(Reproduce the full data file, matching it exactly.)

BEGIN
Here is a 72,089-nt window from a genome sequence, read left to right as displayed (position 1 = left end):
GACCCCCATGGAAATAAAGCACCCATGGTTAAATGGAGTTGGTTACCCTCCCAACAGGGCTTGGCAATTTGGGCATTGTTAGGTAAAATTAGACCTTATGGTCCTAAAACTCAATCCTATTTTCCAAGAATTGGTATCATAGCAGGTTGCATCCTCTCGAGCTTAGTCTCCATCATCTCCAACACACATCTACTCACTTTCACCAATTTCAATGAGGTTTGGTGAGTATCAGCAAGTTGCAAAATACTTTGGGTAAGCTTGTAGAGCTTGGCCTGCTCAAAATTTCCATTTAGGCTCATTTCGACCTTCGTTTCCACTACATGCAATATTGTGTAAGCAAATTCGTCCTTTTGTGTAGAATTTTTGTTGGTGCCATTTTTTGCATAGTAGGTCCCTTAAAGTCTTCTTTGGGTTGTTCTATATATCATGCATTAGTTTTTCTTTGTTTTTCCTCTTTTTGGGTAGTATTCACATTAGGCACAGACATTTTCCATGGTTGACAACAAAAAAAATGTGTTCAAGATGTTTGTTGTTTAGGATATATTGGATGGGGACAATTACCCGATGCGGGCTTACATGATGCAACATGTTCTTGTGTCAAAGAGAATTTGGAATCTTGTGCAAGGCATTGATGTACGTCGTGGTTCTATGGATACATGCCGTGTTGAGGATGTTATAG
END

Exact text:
Here is a 72,089-nt window from a genome sequence, read left to right as displayed (position 1 = left end):
GACCCCCATGGAAATAAAGCACCCATGGTTAAATGGAGTTGGTTACCCTCCCAACAGGGCTTGGCAATTTGGGCATTGTTAGGTAAAATTAGACCTTATGGTCCTAAAACTCAATCCTATTTTCCAAGAATTGGTATCATAGCAGGTTGCATCCTCTCGAGCTTAGTCTCCATCATCTCCAACACACATCTACTCACTTTCACCAATTTCAATGAGGTTTGGTGAGTATCAGCAAGTTGCAAAATACTTTGGGTAAGCTTGTAGAGCTTGGCCTGCTCAAAATTTCCATTTAGGCTCATTTCGACCTTCGTTTCCACTACATGCAATATTGTGTAAGCAAATTCGTCCTTTTGTGTAGAATTTTTGTTGGTGCCATTTTTTGCATAGTAGGTCCCTTAAAGTCTTCTTTGGGTTGTTCTATATATCATGCATTAGTTTTTCTTTGTTTTTCCTCTTTTTGGGTAGTATTCACATTAGGCACAGACATTTTCCATGGTTGACAACAAAAAAAATGTGTTCAAGATGTTTGTTGTTTAGGATATATTGGATGGGGACAATTACCCGATGCGGGCTTACATGATGCAACATGTTCTTGTGTCAAAGAGAATTTGGAATCTTGTGCAAGGCATTGATGTACGTCGTGGTTCTATGGATACATGCCGTGTTGAGGATGTTATAG